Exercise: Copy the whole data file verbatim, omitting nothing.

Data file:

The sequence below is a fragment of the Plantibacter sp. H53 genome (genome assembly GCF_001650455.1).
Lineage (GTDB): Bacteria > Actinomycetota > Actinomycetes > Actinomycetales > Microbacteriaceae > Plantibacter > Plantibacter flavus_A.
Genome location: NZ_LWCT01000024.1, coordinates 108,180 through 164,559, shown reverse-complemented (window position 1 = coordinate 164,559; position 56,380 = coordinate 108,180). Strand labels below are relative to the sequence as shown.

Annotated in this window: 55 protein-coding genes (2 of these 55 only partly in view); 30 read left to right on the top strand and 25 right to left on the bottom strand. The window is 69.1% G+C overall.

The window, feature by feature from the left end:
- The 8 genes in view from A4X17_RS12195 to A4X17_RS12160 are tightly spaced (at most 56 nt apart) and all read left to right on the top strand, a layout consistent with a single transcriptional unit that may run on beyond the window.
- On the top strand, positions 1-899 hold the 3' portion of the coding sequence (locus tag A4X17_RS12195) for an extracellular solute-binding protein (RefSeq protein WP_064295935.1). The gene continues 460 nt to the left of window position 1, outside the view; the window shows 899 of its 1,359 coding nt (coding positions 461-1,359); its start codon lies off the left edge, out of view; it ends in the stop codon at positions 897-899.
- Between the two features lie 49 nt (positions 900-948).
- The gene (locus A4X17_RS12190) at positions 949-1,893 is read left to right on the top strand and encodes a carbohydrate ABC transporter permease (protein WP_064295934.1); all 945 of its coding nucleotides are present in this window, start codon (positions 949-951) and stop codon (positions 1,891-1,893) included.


The sequence below is a fragment of the Plantibacter sp. H53 genome (genome assembly GCF_001650455.1).
Lineage (GTDB): Bacteria > Actinomycetota > Actinomycetes > Actinomycetales > Microbacteriaceae > Plantibacter > Plantibacter flavus_A.
Genome location: NZ_LWCT01000024.1, coordinates 108,180 through 164,559, shown reverse-complemented (window position 1 = coordinate 164,559; position 56,380 = coordinate 108,180). Strand labels below are relative to the sequence as shown.

Annotated in this window: 55 protein-coding genes (2 of these 55 only partly in view); 30 read left to right on the top strand and 25 right to left on the bottom strand. The window is 69.1% G+C overall.

The window, feature by feature from the left end:
- The 8 genes in view from A4X17_RS12195 to A4X17_RS12160 are tightly spaced (at most 56 nt apart) and all read left to right on the top strand, a layout consistent with a single transcriptional unit that may run on beyond the window.
- On the top strand, positions 1-899 hold the 3' portion of the coding sequence (locus tag A4X17_RS12195) for an extracellular solute-binding protein (RefSeq protein WP_064295935.1). The gene continues 460 nt to the left of window position 1, outside the view; the window shows 899 of its 1,359 coding nt (coding positions 461-1,359); its start codon lies off the left edge, out of view; it ends in the stop codon at positions 897-899.
- Between the two features lie 49 nt (positions 900-948).
- The gene (locus A4X17_RS12190) at positions 949-1,893 is read left to right on the top strand and encodes a carbohydrate ABC transporter permease (protein WP_064295934.1); all 945 of its coding nucleotides are present in this window, start codon (positions 949-951) and stop codon (positions 1,891-1,893) included.